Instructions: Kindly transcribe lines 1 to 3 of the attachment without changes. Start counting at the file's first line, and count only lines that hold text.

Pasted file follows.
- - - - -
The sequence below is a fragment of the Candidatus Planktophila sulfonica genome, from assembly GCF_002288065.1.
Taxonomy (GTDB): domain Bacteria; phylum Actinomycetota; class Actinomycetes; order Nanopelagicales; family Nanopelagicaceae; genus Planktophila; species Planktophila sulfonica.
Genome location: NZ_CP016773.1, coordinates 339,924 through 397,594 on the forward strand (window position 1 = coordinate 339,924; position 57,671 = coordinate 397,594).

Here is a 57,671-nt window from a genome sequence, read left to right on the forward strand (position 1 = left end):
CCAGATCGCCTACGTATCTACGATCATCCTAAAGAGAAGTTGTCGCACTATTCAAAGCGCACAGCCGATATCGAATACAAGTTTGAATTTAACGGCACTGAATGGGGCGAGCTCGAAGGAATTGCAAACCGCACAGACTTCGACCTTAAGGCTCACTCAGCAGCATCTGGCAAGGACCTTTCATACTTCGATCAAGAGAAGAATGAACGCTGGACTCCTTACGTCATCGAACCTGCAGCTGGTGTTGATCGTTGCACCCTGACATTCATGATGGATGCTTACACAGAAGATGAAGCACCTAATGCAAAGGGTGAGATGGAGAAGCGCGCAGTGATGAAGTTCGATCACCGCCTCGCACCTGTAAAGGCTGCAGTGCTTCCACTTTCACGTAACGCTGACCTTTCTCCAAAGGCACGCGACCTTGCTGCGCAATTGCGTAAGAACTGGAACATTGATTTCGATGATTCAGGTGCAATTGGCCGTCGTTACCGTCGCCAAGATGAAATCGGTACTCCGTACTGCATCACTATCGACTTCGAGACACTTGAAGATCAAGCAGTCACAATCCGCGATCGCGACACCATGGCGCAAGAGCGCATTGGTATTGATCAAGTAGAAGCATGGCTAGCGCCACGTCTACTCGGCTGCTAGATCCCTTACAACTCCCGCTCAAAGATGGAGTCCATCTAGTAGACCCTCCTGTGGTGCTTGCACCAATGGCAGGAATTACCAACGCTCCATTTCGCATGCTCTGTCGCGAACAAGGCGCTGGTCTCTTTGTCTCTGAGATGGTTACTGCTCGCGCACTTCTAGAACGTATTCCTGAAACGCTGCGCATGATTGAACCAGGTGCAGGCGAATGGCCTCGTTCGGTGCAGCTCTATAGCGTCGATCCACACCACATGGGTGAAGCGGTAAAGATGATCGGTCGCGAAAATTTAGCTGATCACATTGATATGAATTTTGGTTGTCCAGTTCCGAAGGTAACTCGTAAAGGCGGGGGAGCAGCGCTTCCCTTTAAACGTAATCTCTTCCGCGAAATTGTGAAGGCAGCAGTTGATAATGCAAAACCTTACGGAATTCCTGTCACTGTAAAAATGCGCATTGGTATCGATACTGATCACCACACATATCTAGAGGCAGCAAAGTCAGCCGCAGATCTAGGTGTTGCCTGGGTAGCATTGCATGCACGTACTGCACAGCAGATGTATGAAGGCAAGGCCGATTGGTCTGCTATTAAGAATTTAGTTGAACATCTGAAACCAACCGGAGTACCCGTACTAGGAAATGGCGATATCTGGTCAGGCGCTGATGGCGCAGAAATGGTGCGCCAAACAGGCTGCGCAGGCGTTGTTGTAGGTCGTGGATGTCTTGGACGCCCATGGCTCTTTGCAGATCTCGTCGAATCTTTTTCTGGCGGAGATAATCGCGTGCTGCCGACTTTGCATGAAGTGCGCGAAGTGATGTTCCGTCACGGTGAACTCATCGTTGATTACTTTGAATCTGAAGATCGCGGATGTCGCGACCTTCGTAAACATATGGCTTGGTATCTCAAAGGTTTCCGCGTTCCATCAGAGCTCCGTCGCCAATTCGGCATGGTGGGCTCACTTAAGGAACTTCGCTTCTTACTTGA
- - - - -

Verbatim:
The sequence below is a fragment of the Candidatus Planktophila sulfonica genome, from assembly GCF_002288065.1.
Taxonomy (GTDB): domain Bacteria; phylum Actinomycetota; class Actinomycetes; order Nanopelagicales; family Nanopelagicaceae; genus Planktophila; species Planktophila sulfonica.
Genome location: NZ_CP016773.1, coordinates 339,924 through 397,594 on the forward strand (window position 1 = coordinate 339,924; position 57,671 = coordinate 397,594).